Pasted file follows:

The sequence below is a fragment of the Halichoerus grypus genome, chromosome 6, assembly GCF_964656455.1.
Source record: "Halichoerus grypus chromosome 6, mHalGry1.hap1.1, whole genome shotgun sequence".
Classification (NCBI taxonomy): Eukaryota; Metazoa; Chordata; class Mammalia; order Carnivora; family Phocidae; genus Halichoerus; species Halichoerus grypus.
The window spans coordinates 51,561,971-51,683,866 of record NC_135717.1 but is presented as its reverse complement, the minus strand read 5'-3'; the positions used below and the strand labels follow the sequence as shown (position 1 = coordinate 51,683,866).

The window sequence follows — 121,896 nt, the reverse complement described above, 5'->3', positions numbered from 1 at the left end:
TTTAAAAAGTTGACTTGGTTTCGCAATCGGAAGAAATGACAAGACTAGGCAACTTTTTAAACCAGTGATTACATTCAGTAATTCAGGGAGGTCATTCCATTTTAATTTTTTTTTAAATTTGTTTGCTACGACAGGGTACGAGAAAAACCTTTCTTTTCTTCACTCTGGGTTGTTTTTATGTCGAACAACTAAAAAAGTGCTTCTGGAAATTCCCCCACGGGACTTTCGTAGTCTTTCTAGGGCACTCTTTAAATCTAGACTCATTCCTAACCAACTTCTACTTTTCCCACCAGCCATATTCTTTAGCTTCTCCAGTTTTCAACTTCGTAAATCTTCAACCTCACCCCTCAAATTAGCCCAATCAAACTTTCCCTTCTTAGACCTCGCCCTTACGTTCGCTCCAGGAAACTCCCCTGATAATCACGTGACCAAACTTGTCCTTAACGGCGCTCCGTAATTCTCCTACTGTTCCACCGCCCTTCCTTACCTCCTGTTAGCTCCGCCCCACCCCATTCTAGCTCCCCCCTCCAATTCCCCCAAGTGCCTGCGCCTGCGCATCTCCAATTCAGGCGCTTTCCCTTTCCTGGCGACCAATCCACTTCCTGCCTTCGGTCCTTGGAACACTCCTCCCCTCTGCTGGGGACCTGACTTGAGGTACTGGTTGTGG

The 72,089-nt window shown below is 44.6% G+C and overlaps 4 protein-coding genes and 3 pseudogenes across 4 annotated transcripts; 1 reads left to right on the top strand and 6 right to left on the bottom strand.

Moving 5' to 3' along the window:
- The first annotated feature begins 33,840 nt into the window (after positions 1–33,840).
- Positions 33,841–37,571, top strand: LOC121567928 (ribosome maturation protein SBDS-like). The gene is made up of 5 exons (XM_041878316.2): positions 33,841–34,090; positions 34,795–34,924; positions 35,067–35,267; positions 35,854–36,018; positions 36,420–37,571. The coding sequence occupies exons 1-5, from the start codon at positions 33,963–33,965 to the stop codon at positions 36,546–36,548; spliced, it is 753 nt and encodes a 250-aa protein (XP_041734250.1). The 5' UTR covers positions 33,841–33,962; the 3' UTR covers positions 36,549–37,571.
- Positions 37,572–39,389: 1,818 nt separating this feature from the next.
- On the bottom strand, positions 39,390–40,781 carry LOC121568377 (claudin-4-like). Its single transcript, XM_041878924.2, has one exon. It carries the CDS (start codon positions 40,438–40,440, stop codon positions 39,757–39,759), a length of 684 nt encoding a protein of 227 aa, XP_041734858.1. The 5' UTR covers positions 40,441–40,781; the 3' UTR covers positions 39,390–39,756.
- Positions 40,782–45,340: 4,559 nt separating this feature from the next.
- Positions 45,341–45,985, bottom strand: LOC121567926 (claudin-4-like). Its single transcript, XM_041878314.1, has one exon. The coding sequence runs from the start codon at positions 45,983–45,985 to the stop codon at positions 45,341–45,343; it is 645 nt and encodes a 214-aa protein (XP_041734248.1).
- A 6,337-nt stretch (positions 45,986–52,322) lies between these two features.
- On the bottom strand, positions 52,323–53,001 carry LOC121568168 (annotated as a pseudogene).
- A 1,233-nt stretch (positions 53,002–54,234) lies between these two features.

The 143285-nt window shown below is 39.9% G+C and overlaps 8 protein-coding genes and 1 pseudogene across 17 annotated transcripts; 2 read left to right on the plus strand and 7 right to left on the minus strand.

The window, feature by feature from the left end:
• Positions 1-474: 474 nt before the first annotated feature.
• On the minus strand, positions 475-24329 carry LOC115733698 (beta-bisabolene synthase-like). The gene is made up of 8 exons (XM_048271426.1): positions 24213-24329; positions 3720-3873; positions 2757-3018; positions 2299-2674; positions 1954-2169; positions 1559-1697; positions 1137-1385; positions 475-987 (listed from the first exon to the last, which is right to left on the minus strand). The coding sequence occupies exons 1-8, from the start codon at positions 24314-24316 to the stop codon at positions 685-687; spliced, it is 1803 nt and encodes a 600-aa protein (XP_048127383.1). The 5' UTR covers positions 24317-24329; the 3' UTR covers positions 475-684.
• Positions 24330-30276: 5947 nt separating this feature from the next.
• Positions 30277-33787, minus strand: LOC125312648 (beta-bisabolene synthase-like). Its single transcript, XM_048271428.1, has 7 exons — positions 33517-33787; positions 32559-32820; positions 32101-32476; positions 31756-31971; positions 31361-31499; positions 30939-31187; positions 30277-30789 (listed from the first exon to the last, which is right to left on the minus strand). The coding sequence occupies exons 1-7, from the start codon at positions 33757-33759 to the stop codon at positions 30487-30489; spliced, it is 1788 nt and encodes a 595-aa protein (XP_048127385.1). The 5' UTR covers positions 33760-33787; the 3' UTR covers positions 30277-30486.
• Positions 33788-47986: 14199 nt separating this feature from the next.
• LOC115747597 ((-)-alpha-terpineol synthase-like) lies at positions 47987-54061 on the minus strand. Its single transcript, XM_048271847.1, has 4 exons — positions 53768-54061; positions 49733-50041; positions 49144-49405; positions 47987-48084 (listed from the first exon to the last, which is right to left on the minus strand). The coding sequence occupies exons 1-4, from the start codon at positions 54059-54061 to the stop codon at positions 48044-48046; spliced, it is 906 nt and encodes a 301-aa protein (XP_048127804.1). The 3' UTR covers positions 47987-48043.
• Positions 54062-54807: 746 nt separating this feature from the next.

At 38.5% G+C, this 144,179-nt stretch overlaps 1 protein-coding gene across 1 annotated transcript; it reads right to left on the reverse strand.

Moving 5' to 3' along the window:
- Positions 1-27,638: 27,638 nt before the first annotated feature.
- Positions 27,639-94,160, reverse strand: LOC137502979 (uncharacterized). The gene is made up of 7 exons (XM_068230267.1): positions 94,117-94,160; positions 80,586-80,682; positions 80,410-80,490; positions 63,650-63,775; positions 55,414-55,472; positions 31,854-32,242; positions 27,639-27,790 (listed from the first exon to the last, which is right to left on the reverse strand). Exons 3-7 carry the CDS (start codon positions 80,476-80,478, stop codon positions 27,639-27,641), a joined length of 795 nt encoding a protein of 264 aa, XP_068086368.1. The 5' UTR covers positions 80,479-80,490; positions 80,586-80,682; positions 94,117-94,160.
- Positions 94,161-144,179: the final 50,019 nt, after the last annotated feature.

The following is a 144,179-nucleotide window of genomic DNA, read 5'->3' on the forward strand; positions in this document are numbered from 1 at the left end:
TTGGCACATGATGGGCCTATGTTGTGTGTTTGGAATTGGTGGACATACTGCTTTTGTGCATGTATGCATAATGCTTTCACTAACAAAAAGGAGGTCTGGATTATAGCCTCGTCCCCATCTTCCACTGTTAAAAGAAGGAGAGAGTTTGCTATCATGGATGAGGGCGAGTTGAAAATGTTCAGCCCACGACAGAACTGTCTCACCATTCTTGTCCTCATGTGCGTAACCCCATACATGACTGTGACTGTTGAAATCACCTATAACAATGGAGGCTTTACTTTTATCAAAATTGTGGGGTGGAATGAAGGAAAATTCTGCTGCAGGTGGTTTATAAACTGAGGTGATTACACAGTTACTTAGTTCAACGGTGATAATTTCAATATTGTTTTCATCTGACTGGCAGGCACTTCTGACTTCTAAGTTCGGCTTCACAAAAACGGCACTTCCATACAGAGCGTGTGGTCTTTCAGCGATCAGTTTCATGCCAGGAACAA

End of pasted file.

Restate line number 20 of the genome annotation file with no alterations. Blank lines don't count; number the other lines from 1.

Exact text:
• Positions 1-474: 474 nt before the first annotated feature.